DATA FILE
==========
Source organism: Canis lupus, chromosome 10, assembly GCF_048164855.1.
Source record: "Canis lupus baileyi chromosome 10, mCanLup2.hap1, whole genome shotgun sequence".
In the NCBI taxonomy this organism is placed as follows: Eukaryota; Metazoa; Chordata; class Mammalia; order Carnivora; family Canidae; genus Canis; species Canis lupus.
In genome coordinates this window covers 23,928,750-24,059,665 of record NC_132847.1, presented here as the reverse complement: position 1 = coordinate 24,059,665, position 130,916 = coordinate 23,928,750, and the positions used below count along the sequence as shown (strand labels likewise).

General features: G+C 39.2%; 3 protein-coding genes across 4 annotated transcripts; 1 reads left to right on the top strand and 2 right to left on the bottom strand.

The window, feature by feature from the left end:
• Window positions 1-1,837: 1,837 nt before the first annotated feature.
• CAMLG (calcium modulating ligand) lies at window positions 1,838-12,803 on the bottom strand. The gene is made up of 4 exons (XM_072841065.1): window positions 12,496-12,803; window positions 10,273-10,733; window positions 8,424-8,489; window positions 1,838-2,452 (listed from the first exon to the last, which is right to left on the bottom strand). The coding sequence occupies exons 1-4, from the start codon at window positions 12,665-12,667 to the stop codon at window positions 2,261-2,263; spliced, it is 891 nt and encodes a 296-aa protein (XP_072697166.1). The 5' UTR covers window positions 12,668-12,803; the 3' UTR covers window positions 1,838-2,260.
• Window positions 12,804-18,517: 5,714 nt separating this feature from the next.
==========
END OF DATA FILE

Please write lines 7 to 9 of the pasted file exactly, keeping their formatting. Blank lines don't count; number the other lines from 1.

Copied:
• Window positions 1-1,837: 1,837 nt before the first annotated feature.
• CAMLG (calcium modulating ligand) lies at window positions 1,838-12,803 on the bottom strand. The gene is made up of 4 exons (XM_072841065.1): window positions 12,496-12,803; window positions 10,273-10,733; window positions 8,424-8,489; window positions 1,838-2,452 (listed from the first exon to the last, which is right to left on the bottom strand). The coding sequence occupies exons 1-4, from the start codon at window positions 12,665-12,667 to the stop codon at window positions 2,261-2,263; spliced, it is 891 nt and encodes a 296-aa protein (XP_072697166.1). The 5' UTR covers window positions 12,668-12,803; the 3' UTR covers window positions 1,838-2,260.
• Window positions 12,804-18,517: 5,714 nt separating this feature from the next.